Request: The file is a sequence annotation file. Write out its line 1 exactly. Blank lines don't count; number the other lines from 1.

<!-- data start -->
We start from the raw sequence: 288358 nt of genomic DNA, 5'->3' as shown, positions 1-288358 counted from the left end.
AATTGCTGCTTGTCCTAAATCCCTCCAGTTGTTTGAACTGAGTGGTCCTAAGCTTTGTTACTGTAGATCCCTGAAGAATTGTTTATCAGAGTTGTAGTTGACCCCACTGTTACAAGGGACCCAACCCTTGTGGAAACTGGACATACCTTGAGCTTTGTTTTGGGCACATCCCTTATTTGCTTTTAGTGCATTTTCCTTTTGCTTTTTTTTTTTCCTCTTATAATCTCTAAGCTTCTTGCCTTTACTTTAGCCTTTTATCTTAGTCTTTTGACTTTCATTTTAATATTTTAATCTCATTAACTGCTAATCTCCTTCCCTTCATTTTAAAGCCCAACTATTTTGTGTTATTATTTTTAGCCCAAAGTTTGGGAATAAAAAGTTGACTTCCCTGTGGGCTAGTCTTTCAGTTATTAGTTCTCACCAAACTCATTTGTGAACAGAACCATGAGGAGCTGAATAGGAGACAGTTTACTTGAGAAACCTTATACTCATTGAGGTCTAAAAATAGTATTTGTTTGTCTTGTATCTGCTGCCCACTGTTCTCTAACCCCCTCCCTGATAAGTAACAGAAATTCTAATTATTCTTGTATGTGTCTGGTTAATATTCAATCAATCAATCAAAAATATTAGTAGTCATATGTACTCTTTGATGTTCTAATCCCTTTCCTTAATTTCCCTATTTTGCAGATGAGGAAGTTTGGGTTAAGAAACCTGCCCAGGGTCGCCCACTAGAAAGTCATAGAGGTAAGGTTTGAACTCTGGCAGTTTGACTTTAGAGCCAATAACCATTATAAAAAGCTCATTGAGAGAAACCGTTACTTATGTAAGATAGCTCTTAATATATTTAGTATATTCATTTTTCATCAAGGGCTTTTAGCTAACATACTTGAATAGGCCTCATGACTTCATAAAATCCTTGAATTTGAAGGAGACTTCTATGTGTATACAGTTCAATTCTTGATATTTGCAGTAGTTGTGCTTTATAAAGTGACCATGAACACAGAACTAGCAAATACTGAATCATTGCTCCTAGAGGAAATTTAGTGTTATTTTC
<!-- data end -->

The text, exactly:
We start from the raw sequence: 288358 nt of genomic DNA, 5'->3' as shown, positions 1-288358 counted from the left end.